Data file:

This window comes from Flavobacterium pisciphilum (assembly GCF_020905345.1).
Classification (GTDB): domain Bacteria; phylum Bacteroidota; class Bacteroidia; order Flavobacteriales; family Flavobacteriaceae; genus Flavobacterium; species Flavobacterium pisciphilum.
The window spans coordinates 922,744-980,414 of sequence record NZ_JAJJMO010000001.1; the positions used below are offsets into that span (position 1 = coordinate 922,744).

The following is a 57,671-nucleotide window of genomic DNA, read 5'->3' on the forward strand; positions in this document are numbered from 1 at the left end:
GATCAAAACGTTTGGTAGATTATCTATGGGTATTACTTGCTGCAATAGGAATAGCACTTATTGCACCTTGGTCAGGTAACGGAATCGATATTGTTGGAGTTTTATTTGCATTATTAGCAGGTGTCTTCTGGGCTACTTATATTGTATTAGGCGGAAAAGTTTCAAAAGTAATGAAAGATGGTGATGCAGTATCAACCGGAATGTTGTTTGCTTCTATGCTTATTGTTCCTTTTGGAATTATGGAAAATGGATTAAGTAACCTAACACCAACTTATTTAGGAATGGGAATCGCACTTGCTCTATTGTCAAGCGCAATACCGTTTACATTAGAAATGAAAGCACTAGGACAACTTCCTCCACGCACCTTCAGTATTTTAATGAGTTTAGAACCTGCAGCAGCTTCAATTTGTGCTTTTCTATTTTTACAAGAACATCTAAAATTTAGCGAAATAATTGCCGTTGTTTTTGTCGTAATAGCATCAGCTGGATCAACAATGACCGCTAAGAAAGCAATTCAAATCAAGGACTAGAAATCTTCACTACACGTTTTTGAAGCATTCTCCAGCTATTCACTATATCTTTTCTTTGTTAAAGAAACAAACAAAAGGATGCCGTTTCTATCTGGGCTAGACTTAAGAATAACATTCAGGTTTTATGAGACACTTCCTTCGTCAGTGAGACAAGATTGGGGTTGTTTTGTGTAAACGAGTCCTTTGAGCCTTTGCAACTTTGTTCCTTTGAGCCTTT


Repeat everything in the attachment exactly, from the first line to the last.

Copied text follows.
This window comes from Flavobacterium pisciphilum (assembly GCF_020905345.1).
Classification (GTDB): domain Bacteria; phylum Bacteroidota; class Bacteroidia; order Flavobacteriales; family Flavobacteriaceae; genus Flavobacterium; species Flavobacterium pisciphilum.
The window spans coordinates 922,744-980,414 of sequence record NZ_JAJJMO010000001.1; the positions used below are offsets into that span (position 1 = coordinate 922,744).

The following is a 57,671-nucleotide window of genomic DNA, read 5'->3' on the forward strand; positions in this document are numbered from 1 at the left end:
GATCAAAACGTTTGGTAGATTATCTATGGGTATTACTTGCTGCAATAGGAATAGCACTTATTGCACCTTGGTCAGGTAACGGAATCGATATTGTTGGAGTTTTATTTGCATTATTAGCAGGTGTCTTCTGGGCTACTTATATTGTATTAGGCGGAAAAGTTTCAAAAGTAATGAAAGATGGTGATGCAGTATCAACCGGAATGTTGTTTGCTTCTATGCTTATTGTTCCTTTTGGAATTATGGAAAATGGATTAAGTAACCTAACACCAACTTATTTAGGAATGGGAATCGCACTTGCTCTATTGTCAAGCGCAATACCGTTTACATTAGAAATGAAAGCACTAGGACAACTTCCTCCACGCACCTTCAGTATTTTAATGAGTTTAGAACCTGCAGCAGCTTCAATTTGTGCTTTTCTATTTTTACAAGAACATCTAAAATTTAGCGAAATAATTGCCGTTGTTTTTGTCGTAATAGCATCAGCTGGATCAACAATGACCGCTAAGAAAGCAATTCAAATCAAGGACTAGAAATCTTCACTACACGTTTTTGAAGCATTCTCCAGCTATTCACTATATCTTTTCTTTGTTAAAGAAACAAACAAAAGGATGCCGTTTCTATCTGGGCTAGACTTAAGAATAACATTCAGGTTTTATGAGACACTTCCTTCGTCAGTGAGACAAGATTGGGGTTGTTTTGTGTAAACGAGTCCTTTGAGCCTTTGCAACTTTGTTCCTTTGAGCCTTT